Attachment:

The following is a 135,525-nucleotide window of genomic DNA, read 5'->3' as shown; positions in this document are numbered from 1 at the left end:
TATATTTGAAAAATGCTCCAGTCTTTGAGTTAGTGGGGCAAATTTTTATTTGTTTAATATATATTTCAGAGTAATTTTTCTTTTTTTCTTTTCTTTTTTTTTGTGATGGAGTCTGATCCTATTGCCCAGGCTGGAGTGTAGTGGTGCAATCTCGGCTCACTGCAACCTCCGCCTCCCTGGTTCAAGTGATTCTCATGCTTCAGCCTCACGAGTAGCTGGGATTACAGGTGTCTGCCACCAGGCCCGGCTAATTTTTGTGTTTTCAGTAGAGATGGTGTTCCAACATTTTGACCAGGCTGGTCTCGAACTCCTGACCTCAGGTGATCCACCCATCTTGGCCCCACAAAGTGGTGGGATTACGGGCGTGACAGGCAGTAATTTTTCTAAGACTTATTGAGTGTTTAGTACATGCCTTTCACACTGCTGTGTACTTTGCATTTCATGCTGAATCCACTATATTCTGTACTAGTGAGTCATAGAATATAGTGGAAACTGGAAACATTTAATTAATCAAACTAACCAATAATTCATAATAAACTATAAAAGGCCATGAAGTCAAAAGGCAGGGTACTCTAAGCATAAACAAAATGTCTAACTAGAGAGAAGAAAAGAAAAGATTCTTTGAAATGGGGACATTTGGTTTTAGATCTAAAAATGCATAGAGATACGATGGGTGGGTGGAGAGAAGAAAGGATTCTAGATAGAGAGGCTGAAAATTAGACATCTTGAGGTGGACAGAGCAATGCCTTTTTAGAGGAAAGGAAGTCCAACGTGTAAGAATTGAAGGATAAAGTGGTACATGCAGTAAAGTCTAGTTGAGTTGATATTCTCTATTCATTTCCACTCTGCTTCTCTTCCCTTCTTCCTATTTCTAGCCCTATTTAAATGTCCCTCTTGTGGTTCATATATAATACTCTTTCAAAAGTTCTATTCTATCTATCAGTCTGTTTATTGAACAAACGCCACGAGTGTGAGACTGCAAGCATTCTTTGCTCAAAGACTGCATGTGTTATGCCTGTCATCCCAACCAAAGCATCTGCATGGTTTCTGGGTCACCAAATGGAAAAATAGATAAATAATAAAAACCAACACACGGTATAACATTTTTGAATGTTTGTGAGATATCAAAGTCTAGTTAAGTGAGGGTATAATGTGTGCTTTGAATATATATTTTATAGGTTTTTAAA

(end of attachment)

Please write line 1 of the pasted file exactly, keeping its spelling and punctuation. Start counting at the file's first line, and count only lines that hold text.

The following is a 135,525-nucleotide window of genomic DNA, read 5'->3' as shown; positions in this document are numbered from 1 at the left end: